The Wall Street Journal recently ran an article describing the changes the FDA wants to make to get devices to market sooner and leave the testing for safety to some later date.  The problem, of course, is that testing may show problems after many defective devices have been permanently placed in patients.  According to respected physicians and researchers, the FDA’s track record on post-approval testing is already a poor one.  Tests are either not undertaken or not completed and, even when they are completed, the data is not available to the physicians who are ordering the devices for their patients.

While it may do no good, write your member of Congress and your Senators and ask them to protect patients.  The Wild West may have been a romantic place but it is not where I would like to go to get a medical device implanted.


Posted in antibiotic resistant bacteria, General Health, health, Health Care Costs, Hip Replacement, Medical Devices, Power Morcellators, Secrecy |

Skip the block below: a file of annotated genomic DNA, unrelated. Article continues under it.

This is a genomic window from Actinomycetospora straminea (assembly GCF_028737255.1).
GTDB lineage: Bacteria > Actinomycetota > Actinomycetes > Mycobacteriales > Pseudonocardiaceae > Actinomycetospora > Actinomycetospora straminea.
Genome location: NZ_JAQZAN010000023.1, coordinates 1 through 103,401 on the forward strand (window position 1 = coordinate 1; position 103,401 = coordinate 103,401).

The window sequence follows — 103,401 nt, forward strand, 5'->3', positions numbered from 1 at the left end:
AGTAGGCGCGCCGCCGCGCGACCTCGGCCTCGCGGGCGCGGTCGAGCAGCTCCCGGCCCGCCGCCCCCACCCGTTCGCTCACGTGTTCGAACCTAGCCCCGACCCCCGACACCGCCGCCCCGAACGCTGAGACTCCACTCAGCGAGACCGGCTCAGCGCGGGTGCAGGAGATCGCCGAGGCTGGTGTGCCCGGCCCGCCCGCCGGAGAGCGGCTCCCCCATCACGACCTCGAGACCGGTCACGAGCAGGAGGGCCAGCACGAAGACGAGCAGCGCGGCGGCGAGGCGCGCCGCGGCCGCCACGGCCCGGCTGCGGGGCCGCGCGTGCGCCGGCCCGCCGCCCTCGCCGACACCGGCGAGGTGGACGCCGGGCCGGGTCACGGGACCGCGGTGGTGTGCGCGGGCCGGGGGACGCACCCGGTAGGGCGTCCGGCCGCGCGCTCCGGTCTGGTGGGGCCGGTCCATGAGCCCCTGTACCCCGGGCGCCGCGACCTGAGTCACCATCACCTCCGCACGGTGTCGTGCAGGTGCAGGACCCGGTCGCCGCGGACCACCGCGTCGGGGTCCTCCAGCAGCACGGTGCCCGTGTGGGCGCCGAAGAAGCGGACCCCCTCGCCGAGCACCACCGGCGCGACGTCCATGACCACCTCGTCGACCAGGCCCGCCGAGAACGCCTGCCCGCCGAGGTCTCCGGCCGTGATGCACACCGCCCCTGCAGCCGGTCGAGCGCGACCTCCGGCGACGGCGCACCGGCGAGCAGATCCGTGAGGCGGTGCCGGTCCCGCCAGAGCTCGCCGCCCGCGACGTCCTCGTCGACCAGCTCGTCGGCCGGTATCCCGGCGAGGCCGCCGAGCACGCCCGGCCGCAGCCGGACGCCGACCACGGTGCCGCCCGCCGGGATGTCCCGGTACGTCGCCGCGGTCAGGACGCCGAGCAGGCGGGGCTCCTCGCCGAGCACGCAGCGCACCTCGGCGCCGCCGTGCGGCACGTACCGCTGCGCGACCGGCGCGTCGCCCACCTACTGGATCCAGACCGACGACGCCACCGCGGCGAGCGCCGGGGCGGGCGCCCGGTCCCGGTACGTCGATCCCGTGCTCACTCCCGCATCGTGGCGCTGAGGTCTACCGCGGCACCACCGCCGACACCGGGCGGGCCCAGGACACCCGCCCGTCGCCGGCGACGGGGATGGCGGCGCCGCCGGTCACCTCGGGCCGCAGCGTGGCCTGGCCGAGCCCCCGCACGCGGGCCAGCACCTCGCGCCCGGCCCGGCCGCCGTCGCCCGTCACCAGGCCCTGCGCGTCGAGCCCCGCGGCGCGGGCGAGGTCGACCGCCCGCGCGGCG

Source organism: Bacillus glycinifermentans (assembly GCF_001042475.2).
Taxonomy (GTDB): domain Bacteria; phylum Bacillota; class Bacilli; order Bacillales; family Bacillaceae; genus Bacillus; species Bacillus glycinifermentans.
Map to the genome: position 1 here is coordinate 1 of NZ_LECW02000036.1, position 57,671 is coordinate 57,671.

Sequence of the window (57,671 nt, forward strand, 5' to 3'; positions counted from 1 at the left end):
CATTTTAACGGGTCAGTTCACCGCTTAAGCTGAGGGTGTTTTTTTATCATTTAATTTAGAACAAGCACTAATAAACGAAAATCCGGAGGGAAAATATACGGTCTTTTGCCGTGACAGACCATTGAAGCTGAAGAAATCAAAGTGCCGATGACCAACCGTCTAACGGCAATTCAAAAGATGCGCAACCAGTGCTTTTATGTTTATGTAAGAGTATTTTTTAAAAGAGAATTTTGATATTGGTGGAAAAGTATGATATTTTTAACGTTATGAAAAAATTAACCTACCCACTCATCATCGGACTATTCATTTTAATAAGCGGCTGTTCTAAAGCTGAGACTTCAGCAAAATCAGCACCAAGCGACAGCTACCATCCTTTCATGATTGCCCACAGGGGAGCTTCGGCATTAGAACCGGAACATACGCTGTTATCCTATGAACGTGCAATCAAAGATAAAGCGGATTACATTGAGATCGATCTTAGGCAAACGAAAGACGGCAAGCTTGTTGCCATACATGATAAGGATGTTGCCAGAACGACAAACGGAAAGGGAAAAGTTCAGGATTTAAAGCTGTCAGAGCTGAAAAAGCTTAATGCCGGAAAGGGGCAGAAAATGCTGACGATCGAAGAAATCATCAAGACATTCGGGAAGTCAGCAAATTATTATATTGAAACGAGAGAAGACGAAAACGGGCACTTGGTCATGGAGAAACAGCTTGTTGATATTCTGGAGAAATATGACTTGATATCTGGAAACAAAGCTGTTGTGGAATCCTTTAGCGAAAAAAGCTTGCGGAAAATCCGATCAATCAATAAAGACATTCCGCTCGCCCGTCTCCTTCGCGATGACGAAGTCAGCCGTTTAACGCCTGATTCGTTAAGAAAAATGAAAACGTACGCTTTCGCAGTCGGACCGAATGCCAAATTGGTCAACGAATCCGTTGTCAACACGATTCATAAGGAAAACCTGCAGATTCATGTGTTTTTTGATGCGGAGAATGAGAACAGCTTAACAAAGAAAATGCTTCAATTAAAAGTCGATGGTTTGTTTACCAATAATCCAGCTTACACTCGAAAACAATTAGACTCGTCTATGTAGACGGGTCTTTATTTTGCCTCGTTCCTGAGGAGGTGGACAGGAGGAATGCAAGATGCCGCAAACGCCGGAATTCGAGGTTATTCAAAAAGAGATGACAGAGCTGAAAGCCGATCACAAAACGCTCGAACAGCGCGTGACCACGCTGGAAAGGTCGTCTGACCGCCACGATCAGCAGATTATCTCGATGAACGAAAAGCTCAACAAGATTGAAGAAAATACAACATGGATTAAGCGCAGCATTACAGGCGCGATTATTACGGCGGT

Medical Ethics? Many Doctors Don’t Care.

February 05, 2018

Image result for medical ethics images

Many professions strive to meet lofty ethical goals and the medical profession is no different.  The American Medical Association has long promulgated a set of Principles of Medical Ethics.  The problem is that many doctors, while mouthing the platitudes contained in the AMA principles, don’t live up to them in practice.

One of the first ethical principles requires a physician to be “honest in all interactions . . . .”  This means that a doctor who has injured you through medical malpractice should admit that fact to you.  Good luck with that.  It is a rare patient who is ever told that he or she has been injured through a medical mistake.  Instead, records are fudged or left vague.  The code of silence takes over and the patient is led to believe that the injury was no one’s fault or was just one of those things.  Well-meaning nurses may whisper to a patient’s family that they should see a lawyer but no one is likely to come forward and admit the error, except a few brave, honest physicians.  This is in spite of a law in Arizona which makes such admissions inadmissible in a subsequent malpractice suit.

The same principle that requires “honesty in all interactions” requires the reporting of physicians “deficient in character or competence” to appropriate authorities.  This is one that even many honest and caring physicians fail to follow.